This should have been written about a month ago … Sometimes life happens! Never mind better late than never.
Here is another piece of my attempts at freestyle crochet. I’m really quite pleased with how it turned out.
I made use of my amigurumi skills. Also, I used my double ended crochet hooks in continuous rounds producing an impressive effect.
The Tunisian simple stitch with two colours created a great look with a really flat surface texture.
Currently I’m finishing off a commission and will finish off another Afghan soon.
In January it was my birthday. I received some beautiful double ended, symfonie crochet hooks from my mother and father in law.
They are lovely to look at; light to use, and allow me to do Tunisian crochet in the round. I can see them being useful when crocheting infinity scarves, hats and sleeves.
Whilst experimenting, I created a small band using the honeycomb stitch. I wasn’t too sure how well the stitch would work.
Not only did the stitch work really well but working in the round with two colours of yarn created a great effect.
I’ve used my double ended crochet hooks in another project that I’ll share soon.
The weekend before last, I went to a hobby and crafts show in Birmingham. I came back with plenty of yarn and best of all my 2.4 cm Tunisian crochet hook.
It wasn’t long before I put it to work making a nice, chunky scarf. I split open a bag of Patons “Colour Works Aran” and removed four balls.
Using the Tunisian simple stitch, I worked the four balls into a thick fabric weight chains wide (though I could/should have used ten, I think).
It took me about five days to crochet the scarf, from start to finish. However, I’m pretty sure that with the inclination and without distractions I could have made it four hours.
It feels really soft and I reckon it will be gorgeously warm in coming winter months.
I’m looking forward to making some nice chunky blankets in the future.
It’s our 3rd (+11) anniversary and we’re off on our holiday. I’m writing this on the train to London after enjoying a spot of tunisian crochet.
I’ve brought an ongoing slow growing WIP. I wanted something that wouldn’t take up much room and would be simple to pick up and put down.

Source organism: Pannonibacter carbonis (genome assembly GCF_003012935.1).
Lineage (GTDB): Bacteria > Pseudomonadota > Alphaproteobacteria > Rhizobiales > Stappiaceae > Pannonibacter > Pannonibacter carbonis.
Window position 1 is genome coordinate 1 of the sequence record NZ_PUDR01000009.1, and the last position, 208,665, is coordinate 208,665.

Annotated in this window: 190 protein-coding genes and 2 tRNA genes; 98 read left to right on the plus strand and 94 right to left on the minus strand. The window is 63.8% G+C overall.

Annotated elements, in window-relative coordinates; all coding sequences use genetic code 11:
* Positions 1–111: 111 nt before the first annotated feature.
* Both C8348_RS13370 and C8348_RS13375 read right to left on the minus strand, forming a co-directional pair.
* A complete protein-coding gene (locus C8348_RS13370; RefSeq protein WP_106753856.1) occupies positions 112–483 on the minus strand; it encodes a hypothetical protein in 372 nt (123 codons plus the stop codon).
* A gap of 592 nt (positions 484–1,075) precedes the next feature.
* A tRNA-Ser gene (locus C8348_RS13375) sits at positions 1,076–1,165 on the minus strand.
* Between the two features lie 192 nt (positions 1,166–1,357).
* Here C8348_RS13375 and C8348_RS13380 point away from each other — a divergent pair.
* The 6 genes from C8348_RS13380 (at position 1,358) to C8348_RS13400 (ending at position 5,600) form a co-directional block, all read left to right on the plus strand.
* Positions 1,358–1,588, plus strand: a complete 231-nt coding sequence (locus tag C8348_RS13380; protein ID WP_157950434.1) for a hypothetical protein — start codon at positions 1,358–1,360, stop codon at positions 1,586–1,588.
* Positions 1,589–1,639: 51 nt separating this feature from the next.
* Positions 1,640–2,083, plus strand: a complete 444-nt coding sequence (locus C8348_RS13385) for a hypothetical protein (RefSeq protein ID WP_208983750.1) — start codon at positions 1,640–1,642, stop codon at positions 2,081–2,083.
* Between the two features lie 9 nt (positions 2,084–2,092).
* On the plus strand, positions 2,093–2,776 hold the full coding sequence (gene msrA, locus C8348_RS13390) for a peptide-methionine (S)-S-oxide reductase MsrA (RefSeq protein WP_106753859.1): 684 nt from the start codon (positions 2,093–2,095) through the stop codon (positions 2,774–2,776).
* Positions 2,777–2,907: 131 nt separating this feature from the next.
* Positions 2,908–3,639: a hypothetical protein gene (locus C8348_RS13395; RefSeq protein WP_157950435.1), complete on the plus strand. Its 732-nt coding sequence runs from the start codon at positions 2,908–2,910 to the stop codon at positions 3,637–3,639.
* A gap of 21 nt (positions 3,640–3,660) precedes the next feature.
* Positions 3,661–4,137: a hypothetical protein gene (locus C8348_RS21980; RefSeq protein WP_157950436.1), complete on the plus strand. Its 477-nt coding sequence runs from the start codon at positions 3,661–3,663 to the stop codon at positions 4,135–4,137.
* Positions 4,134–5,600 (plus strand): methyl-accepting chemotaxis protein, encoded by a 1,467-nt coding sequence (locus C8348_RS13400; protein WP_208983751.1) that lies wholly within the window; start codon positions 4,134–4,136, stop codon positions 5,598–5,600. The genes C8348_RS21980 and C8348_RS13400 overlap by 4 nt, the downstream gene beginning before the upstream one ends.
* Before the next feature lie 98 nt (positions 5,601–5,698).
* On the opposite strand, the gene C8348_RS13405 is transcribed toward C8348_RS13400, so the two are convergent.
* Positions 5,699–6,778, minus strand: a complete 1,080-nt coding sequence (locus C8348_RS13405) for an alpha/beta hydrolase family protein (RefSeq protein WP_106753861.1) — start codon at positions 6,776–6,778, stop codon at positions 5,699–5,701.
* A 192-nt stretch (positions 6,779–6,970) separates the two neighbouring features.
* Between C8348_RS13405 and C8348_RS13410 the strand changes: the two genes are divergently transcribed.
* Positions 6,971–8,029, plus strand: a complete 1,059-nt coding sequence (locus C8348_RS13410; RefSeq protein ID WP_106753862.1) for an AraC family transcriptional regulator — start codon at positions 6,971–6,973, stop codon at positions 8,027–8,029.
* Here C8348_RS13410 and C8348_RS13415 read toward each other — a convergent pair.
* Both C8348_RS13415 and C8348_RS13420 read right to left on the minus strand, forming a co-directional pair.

I’m making a honeycomb stitch scarf. There’s no counting just alternating standard stitch and purl stitch. The patons colour works yarn means I don’t need to fiddle changing colours, it’s all done for me.
If I finish this ball of yarn I have another to keep me going. I intentionally left my scissors and yarn needles at home, I’ll just join the next ball and weave in the end when I return.
I’m looking forward to catching the Eurostar tomorrow and heading off to Amsterdam for a few days. 🙂
I haven’t posted for nearly a week! Terrible!
Its not that I’ve dropped off the edge of the earth. I’ve just been a little busy at work now the schools are back; celebrating my birthday this last weekend, and most excitingly buying a new kitchen (more about that in another post)!
I’ve found a little time for crochet though. This will be a hanging carrier bag dispenser… honest… eventually 🙂
youngatfifty recommended I have a go at the honeycomb (Tunisian crochet) stitch. It looks lovely and, just as she said, the fabric produced doesn’t curl or roll up on itself. Youngatfifty’s post on this stitch can be found here and features a great scarf she made.
Here’s my attempt.
It’s surprisingly simple. All you do is alternate between a Tunisian purl stitch and the Tunisian simple stitch.
I’ll definitely be using this in a project 🙂
Yesterday, I was suddenly inspired to make an ipod cosy/sock. I wanted to use my newly acquired Tunisian crochet skills.
I opted for the Tunisian stocking or knit stitch. It actually creates quite a thick fabric offering the ipod a little protection.
I’m not completely happy with the seams left from slip stitching the sides together (inside out). I also thought the top looked a little unfinished so I added a little ribbing; which I think worked well.
Not too bad for my first attempt using Tunisian crochet 🙂